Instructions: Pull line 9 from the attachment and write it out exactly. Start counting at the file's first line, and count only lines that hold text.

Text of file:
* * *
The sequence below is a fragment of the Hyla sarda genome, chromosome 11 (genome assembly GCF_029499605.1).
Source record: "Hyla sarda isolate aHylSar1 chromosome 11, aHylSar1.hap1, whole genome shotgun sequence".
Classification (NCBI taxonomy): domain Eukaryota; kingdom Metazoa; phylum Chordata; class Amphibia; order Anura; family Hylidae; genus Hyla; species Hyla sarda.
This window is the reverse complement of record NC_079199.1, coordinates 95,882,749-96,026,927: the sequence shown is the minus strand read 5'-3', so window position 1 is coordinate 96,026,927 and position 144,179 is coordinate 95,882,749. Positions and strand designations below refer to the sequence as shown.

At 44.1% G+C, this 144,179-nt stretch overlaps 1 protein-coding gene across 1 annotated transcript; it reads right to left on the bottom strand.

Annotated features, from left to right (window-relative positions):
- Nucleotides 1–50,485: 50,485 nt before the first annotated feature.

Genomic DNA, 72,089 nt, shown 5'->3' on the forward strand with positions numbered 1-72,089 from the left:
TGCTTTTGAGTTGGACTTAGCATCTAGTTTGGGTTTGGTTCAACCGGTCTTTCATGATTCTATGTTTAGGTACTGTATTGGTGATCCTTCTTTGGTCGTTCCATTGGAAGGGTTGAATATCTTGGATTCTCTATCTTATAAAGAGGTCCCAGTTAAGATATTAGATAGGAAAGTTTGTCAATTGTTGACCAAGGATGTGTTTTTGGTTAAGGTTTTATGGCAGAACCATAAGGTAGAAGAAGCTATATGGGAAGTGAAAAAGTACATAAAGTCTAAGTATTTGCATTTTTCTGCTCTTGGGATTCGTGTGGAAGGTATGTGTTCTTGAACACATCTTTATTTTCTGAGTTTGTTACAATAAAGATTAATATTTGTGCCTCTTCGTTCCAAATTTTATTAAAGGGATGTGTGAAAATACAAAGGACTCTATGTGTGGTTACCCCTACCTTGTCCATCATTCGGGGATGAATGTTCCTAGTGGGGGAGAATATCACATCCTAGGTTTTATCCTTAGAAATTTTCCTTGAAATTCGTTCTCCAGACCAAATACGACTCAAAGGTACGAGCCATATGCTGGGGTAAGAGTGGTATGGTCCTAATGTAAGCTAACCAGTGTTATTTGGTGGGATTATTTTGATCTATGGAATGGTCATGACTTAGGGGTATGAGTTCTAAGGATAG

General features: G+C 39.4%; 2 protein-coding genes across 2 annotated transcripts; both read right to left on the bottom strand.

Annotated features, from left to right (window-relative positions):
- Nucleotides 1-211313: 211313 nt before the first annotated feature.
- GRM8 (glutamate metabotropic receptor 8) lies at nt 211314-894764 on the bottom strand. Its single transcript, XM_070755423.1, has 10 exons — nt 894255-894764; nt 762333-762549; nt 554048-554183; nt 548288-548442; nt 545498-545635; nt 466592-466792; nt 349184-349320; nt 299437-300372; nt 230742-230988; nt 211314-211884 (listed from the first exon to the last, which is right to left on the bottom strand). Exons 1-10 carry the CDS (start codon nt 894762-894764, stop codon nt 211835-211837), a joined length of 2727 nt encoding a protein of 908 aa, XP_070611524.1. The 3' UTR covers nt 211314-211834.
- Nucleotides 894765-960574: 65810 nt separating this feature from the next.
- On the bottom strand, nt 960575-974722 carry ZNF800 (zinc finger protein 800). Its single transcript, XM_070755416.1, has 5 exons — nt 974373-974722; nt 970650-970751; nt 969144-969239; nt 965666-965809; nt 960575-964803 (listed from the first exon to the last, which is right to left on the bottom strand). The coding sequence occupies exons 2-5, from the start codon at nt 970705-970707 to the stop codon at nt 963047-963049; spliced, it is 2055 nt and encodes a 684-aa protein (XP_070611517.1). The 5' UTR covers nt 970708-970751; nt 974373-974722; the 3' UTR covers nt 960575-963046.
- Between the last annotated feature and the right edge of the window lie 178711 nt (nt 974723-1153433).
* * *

TGCTTTTGAGTTGGACTTAGCATCTAGTTTGGGTTTGGTTCAACCGGTCTTTCATGATTCTATGTTTAGGTACTGTATTGGTGATCCTTCTTTGGTCGTTCCATTGGAAGGGTTGAATATCTTGGATTCTCTATCTTATAAAGAGGTCCCAGTTAAGATATTAGATAGGAAAGTTTGTCAATTGTTGACCAAGGATGTGTTTTTGGTTAAGGTTTTATGGCAGAACCATAAGGTAGAAGAAGCTATATGGGAAGTGAAAAAGTACATAAAGTCTAAGTATTTGCATTTTTCTGCTCTTGGGATTCGTGTGGAAGGTATGTGTTCTTGAACACATCTTTATTTTCTGAGTTTGTTACAATAAAGATTAATATTTGTGCCTCTTCGTTCCAAATTTTATTAAAGGGATGTGTGAAAATACAAAGGACTCTATGTGTGGTTACCCCTACCTTGTCCATCATTCGGGGATGAATGTTCCTAGTGGGGGAGAATATCACATCCTAGGTTTTATCCTTAGAAATTTTCCTTGAAATTCGTTCTCCAGACCAAATACGACTCAAAGGTACGAGCCATATGCTGGGGTAAGAGTGGTATGGTCCTAATGTAAGCTAACCAGTGTTATTTGGTGGGATTATTTTGATCTATGGAATGGTCATGACTTAGGGGTATGAGTTCTAAGGATAG